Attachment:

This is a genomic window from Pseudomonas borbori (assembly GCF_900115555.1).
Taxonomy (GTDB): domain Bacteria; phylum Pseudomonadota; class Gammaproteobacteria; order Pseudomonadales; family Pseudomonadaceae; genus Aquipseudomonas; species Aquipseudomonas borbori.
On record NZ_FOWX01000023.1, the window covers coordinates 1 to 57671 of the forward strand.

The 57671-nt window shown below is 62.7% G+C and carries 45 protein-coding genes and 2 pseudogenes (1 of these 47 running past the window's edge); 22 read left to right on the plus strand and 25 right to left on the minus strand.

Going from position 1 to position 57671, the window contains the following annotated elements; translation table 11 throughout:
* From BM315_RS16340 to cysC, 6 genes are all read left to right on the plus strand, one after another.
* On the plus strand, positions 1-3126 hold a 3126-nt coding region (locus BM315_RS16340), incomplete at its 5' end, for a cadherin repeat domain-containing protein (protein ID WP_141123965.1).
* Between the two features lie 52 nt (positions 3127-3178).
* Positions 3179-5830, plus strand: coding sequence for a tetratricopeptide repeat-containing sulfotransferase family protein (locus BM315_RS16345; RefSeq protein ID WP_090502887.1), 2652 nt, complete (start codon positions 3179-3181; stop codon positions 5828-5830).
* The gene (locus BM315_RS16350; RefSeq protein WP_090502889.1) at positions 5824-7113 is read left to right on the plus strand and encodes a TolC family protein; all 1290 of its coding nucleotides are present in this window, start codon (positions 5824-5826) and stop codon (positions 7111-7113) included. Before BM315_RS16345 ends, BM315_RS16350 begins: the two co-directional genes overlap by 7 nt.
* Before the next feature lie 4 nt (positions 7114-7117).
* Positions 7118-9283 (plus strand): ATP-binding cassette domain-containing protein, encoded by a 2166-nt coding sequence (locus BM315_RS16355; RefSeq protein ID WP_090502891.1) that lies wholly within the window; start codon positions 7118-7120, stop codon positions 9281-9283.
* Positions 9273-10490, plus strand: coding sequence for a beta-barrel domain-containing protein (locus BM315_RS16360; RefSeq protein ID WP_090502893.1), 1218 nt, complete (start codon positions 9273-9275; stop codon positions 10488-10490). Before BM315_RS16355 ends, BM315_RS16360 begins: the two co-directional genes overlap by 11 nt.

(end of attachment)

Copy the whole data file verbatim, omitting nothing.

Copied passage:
This is a genomic window from Pseudomonas borbori (assembly GCF_900115555.1).
Taxonomy (GTDB): domain Bacteria; phylum Pseudomonadota; class Gammaproteobacteria; order Pseudomonadales; family Pseudomonadaceae; genus Aquipseudomonas; species Aquipseudomonas borbori.
On record NZ_FOWX01000023.1, the window covers coordinates 1 to 57671 of the forward strand.

The 57671-nt window shown below is 62.7% G+C and carries 45 protein-coding genes and 2 pseudogenes (1 of these 47 running past the window's edge); 22 read left to right on the plus strand and 25 right to left on the minus strand.

Going from position 1 to position 57671, the window contains the following annotated elements; translation table 11 throughout:
* From BM315_RS16340 to cysC, 6 genes are all read left to right on the plus strand, one after another.
* On the plus strand, positions 1-3126 hold a 3126-nt coding region (locus BM315_RS16340), incomplete at its 5' end, for a cadherin repeat domain-containing protein (protein ID WP_141123965.1).
* Between the two features lie 52 nt (positions 3127-3178).
* Positions 3179-5830, plus strand: coding sequence for a tetratricopeptide repeat-containing sulfotransferase family protein (locus BM315_RS16345; RefSeq protein ID WP_090502887.1), 2652 nt, complete (start codon positions 3179-3181; stop codon positions 5828-5830).
* The gene (locus BM315_RS16350; RefSeq protein WP_090502889.1) at positions 5824-7113 is read left to right on the plus strand and encodes a TolC family protein; all 1290 of its coding nucleotides are present in this window, start codon (positions 5824-5826) and stop codon (positions 7111-7113) included. Before BM315_RS16345 ends, BM315_RS16350 begins: the two co-directional genes overlap by 7 nt.
* Before the next feature lie 4 nt (positions 7114-7117).
* Positions 7118-9283 (plus strand): ATP-binding cassette domain-containing protein, encoded by a 2166-nt coding sequence (locus BM315_RS16355; RefSeq protein ID WP_090502891.1) that lies wholly within the window; start codon positions 7118-7120, stop codon positions 9281-9283.
* Positions 9273-10490, plus strand: coding sequence for a beta-barrel domain-containing protein (locus BM315_RS16360; RefSeq protein ID WP_090502893.1), 1218 nt, complete (start codon positions 9273-9275; stop codon positions 10488-10490). Before BM315_RS16355 ends, BM315_RS16360 begins: the two co-directional genes overlap by 11 nt.